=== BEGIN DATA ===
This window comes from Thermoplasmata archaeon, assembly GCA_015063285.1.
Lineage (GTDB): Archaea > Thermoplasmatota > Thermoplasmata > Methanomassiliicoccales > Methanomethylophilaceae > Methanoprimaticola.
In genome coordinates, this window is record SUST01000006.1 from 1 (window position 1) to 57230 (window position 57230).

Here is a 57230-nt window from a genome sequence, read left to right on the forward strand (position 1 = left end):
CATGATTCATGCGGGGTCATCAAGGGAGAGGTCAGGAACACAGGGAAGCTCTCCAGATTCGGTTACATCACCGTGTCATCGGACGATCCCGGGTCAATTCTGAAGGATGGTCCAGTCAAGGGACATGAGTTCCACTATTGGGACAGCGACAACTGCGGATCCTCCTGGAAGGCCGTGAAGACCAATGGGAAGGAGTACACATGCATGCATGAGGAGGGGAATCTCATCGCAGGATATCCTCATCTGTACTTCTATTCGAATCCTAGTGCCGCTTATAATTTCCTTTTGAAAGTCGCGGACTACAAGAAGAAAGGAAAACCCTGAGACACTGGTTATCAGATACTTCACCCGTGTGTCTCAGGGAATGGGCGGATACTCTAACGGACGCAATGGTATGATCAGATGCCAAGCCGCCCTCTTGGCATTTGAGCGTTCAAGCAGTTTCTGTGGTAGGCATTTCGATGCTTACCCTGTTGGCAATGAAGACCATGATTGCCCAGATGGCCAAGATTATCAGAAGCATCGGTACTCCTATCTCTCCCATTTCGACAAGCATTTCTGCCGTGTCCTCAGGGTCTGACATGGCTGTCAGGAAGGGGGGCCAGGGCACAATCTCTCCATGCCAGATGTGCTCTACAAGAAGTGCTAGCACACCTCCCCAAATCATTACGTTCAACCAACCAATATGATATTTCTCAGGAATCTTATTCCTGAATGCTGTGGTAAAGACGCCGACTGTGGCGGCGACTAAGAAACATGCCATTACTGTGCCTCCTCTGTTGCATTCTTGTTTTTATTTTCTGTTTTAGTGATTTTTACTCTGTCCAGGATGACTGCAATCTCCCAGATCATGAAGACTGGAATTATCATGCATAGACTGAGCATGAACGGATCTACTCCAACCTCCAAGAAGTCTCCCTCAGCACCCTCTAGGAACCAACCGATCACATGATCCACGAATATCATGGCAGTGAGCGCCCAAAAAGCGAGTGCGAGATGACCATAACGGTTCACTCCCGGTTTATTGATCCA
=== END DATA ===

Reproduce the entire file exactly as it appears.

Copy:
This window comes from Thermoplasmata archaeon, assembly GCA_015063285.1.
Lineage (GTDB): Archaea > Thermoplasmatota > Thermoplasmata > Methanomassiliicoccales > Methanomethylophilaceae > Methanoprimaticola.
In genome coordinates, this window is record SUST01000006.1 from 1 (window position 1) to 57230 (window position 57230).

Here is a 57230-nt window from a genome sequence, read left to right on the forward strand (position 1 = left end):
CATGATTCATGCGGGGTCATCAAGGGAGAGGTCAGGAACACAGGGAAGCTCTCCAGATTCGGTTACATCACCGTGTCATCGGACGATCCCGGGTCAATTCTGAAGGATGGTCCAGTCAAGGGACATGAGTTCCACTATTGGGACAGCGACAACTGCGGATCCTCCTGGAAGGCCGTGAAGACCAATGGGAAGGAGTACACATGCATGCATGAGGAGGGGAATCTCATCGCAGGATATCCTCATCTGTACTTCTATTCGAATCCTAGTGCCGCTTATAATTTCCTTTTGAAAGTCGCGGACTACAAGAAGAAAGGAAAACCCTGAGACACTGGTTATCAGATACTTCACCCGTGTGTCTCAGGGAATGGGCGGATACTCTAACGGACGCAATGGTATGATCAGATGCCAAGCCGCCCTCTTGGCATTTGAGCGTTCAAGCAGTTTCTGTGGTAGGCATTTCGATGCTTACCCTGTTGGCAATGAAGACCATGATTGCCCAGATGGCCAAGATTATCAGAAGCATCGGTACTCCTATCTCTCCCATTTCGACAAGCATTTCTGCCGTGTCCTCAGGGTCTGACATGGCTGTCAGGAAGGGGGGCCAGGGCACAATCTCTCCATGCCAGATGTGCTCTACAAGAAGTGCTAGCACACCTCCCCAAATCATTACGTTCAACCAACCAATATGATATTTCTCAGGAATCTTATTCCTGAATGCTGTGGTAAAGACGCCGACTGTGGCGGCGACTAAGAAACATGCCATTACTGTGCCTCCTCTGTTGCATTCTTGTTTTTATTTTCTGTTTTAGTGATTTTTACTCTGTCCAGGATGACTGCAATCTCCCAGATCATGAAGACTGGAATTATCATGCATAGACTGAGCATGAACGGATCTACTCCAACCTCCAAGAAGTCTCCCTCAGCACCCTCTAGGAACCAACCGATCACATGATCCACGAATATCATGGCAGTGAGCGCCCAAAAAGCGAGTGCGAGATGACCATAACGGTTCACTCCCGGTTTATTGATCCA